AgriLife Expert: Gopher control tricky, worth effort

by Adam Russell, Texas A&M AgriLife

Gophers can be a nuisance to hay and livestock producers, and springtime is a good time to address them, said a Texas A&M AgriLife Extension Service expert.

Gopher burrowing can cause damage to equipment and livestock injuries, said Dr. Vanessa Corriher-Olson, AgriLife Extension forage specialist, Overton. The rodents also can damage crops by covering available forage and by consuming plant roots and vegetation.

“We see more gophers in the sandy soils of East Texas,” she said. “The soil is easier to burrow and build mounds and tunnel systems. Gophers can cause significant issues in a pasture if they’re not controlled. Their mounds can be rough on equipment.”

Gophers spend mostly solitary lives below ground. A single gopher can burrow a tunnel system that extends as long as 800 feet, covers an acre and ranges in depth from a few inches to several feet, according to AgriLife Extension.

Corriher-Olson said most producers view them as pests and choose eradication measures to control them.

Control operations should be conducted during the spring and fall when gophers are most active near the surface, according to AgriLife Extension.

The strategies to address gophers in hay pastures differs slightly to control methods around a home because of the size and scale of the area to cover, Corriher-Olson said.

Homeowners can deploy a variety of methods including trapping and pesticide. Pesticide is the most effective method when it comes to treating pastures effectively, she said.

“Most producers will use a Diphacinone-based product,” she said. “Products are usually treated grain or sorghum.”

There are various methods to apply the pesticide, Corriher-Olson said. No Texas Department of Agriculture pesticide applicator license is required to utilize products used on gophers, but users should be mindful to keep the product away from other wildlife and grazing livestock.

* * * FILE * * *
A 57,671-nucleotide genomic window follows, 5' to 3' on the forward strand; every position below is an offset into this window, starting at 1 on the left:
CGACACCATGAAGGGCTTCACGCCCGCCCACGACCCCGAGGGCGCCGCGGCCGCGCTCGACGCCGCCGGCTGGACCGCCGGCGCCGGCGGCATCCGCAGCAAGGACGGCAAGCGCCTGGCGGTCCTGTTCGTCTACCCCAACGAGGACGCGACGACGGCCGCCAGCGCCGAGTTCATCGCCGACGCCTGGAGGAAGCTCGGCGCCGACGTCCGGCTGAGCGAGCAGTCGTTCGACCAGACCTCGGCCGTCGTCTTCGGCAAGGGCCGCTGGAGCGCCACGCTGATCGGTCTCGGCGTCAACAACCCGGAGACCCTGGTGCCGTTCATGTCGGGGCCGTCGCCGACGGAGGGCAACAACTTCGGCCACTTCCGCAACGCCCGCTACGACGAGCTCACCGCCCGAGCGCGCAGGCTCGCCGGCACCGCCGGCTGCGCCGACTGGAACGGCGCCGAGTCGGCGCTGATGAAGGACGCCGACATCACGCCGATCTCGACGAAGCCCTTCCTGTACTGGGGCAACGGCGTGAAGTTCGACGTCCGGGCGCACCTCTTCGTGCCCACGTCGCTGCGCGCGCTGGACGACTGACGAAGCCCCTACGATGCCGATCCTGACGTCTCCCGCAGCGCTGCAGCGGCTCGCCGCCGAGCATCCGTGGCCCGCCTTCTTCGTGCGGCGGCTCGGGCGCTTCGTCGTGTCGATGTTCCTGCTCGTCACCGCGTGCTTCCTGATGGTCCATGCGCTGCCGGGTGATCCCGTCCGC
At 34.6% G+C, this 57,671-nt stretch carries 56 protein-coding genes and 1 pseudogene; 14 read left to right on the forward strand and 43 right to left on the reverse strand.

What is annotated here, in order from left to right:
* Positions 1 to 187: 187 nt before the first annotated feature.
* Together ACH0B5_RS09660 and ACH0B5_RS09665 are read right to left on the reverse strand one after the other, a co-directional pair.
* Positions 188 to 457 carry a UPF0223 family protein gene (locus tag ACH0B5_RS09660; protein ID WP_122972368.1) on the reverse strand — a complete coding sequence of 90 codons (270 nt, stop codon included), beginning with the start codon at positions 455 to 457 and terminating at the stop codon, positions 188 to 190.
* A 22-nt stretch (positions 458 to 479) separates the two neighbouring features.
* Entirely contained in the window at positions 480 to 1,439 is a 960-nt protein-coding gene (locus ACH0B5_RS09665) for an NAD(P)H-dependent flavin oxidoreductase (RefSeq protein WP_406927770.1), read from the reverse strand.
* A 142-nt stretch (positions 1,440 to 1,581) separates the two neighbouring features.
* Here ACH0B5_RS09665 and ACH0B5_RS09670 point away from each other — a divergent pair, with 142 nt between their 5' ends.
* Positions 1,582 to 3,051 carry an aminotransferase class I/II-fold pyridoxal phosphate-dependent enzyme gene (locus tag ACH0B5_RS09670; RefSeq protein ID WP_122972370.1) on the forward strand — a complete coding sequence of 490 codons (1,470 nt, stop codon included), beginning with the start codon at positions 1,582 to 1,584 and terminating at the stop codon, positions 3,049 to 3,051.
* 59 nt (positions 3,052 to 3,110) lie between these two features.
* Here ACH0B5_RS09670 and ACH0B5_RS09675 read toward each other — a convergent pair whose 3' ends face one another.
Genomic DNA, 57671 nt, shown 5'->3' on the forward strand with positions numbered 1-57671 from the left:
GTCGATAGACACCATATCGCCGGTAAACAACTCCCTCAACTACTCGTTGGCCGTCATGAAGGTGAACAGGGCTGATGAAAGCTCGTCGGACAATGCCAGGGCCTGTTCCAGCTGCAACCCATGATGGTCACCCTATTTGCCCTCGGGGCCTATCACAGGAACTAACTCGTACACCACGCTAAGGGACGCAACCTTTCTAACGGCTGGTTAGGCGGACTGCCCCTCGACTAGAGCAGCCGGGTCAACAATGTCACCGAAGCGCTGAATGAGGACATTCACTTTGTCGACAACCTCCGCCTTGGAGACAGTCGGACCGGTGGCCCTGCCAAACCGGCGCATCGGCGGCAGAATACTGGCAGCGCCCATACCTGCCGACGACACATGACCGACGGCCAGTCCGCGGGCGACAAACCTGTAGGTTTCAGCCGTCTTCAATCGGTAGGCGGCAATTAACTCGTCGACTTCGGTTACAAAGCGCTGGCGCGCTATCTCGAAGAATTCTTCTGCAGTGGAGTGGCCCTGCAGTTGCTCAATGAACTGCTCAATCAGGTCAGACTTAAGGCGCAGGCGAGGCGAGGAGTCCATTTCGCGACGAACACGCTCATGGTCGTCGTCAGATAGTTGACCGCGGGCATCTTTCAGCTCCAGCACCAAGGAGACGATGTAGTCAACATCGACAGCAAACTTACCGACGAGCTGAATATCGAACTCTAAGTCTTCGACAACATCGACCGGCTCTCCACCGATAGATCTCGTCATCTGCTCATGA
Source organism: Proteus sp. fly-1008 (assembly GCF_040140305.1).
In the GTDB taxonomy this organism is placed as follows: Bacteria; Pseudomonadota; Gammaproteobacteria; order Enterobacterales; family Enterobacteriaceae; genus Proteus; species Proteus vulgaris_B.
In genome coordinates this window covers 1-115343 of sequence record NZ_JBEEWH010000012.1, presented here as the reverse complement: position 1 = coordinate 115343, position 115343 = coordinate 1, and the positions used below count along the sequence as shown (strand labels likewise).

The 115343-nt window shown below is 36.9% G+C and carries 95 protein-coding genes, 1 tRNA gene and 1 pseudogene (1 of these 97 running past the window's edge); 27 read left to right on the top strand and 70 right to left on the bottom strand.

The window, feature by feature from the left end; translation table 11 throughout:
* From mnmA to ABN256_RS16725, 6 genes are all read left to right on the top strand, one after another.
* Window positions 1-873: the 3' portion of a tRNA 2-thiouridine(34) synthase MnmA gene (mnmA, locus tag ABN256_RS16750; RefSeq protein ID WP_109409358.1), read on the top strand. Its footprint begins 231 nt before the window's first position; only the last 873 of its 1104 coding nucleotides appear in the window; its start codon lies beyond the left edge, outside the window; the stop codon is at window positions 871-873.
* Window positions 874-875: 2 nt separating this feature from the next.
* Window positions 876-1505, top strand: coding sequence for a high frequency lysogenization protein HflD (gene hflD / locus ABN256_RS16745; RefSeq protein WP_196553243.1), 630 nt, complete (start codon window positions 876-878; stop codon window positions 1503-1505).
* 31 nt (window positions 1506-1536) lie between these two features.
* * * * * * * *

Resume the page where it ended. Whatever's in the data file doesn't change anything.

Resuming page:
“The product needs to be placed in the tunnel system for effectiveness and to prevent birds, pets and other animals from consuming the product,” she said.

Bait injection equipment, such as a burrow builder, can mechanically apply the product. Some pesticide retailers have equipment available to rent. Manual injection equipment can also place bait in tunnels.

Applicators should find the newest mound or series of mounds in the burrow, according to AgriLife Extension. Locate the main runway by probing the soil with a bluntly pointed probe, such as a piece of rebar or dowel rod, six to eight inches from the mound on the side where a horseshoe-like depression is found.

After locating the main runway, remove the probe and insert the recommended doses of bait. Close the opening with grass or paper and cover with dirt to keep out light and air, and to avoid covering the bait with soil. Place the bait near each end of the main runway and at one or more locations in the central part of the tunnel system.

Burrow builders create artificial burrows and dispense bait underground. It can be pulled back and forth across a field to make a series of parallel burrows. Gophers will explore the artificial burrow and find the bait. The soil must have adequate moisture for plowing and to effectively construct burrows.

“Dealing with gophers can be tricky,” Corriher-Olson said. “They rarely are seen, but mounds and tunnels are a good indication of their presence. They are a pest that could take some persistence and multiple applications in different locations to be controlled successfully.”

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